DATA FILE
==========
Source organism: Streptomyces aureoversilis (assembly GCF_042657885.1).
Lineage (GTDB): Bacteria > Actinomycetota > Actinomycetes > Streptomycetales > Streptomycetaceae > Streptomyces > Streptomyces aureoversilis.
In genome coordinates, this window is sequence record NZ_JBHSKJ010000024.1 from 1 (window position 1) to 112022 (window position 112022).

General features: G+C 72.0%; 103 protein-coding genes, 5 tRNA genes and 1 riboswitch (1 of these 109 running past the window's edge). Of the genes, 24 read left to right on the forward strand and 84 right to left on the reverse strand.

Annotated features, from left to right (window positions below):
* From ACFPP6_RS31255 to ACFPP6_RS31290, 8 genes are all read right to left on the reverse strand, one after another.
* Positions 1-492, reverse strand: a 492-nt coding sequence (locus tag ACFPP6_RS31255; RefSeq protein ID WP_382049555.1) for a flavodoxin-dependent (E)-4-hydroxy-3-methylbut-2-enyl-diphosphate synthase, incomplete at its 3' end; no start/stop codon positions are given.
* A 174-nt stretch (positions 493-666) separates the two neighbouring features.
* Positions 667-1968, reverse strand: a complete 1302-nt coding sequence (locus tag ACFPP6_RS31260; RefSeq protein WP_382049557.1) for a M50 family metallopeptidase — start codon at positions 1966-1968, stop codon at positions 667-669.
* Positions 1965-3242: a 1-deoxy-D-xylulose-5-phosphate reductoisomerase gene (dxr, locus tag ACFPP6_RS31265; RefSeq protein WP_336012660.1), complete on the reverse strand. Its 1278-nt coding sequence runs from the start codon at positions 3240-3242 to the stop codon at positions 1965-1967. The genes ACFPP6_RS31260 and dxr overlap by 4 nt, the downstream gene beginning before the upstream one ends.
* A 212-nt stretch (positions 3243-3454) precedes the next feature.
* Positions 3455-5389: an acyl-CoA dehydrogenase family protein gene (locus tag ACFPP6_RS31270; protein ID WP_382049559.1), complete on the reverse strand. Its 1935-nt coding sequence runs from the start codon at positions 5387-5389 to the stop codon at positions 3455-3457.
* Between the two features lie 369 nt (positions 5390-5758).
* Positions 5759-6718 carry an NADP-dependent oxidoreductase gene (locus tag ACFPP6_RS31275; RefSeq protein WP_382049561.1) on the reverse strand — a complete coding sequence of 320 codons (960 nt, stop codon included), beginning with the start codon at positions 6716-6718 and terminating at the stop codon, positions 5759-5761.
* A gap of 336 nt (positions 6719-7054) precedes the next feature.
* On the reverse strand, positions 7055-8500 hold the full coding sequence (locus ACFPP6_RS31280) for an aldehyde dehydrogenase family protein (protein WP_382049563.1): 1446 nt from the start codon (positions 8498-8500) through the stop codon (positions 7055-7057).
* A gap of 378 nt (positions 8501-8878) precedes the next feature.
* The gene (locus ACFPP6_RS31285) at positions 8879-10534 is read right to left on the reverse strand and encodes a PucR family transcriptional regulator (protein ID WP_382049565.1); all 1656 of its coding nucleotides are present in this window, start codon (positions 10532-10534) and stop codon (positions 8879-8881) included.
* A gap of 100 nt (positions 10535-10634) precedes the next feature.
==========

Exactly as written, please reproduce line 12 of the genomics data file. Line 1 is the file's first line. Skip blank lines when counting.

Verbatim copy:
* Positions 3455-5389: an acyl-CoA dehydrogenase family protein gene (locus tag ACFPP6_RS31270; protein ID WP_382049559.1), complete on the reverse strand. Its 1935-nt coding sequence runs from the start codon at positions 5387-5389 to the stop codon at positions 3455-3457.